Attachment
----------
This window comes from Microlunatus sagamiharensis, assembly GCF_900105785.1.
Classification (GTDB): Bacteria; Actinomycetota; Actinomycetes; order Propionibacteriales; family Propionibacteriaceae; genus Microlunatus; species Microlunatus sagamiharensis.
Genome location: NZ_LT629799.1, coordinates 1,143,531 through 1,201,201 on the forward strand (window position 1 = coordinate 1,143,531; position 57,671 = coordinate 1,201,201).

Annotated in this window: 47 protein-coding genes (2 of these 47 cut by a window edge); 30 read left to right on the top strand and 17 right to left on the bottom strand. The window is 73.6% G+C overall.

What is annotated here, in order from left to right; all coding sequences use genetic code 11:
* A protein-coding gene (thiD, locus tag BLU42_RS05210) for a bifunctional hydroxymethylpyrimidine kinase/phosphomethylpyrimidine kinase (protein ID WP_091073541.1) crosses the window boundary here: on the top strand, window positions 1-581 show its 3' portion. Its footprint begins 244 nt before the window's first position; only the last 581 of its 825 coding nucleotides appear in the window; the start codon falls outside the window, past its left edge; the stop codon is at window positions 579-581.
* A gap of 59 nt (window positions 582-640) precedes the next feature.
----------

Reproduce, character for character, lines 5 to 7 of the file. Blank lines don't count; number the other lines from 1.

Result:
What is annotated here, in order from left to right; all coding sequences use genetic code 11:
* A protein-coding gene (thiD, locus tag BLU42_RS05210) for a bifunctional hydroxymethylpyrimidine kinase/phosphomethylpyrimidine kinase (protein ID WP_091073541.1) crosses the window boundary here: on the top strand, window positions 1-581 show its 3' portion. Its footprint begins 244 nt before the window's first position; only the last 581 of its 825 coding nucleotides appear in the window; the start codon falls outside the window, past its left edge; the stop codon is at window positions 579-581.
* A gap of 59 nt (window positions 582-640) precedes the next feature.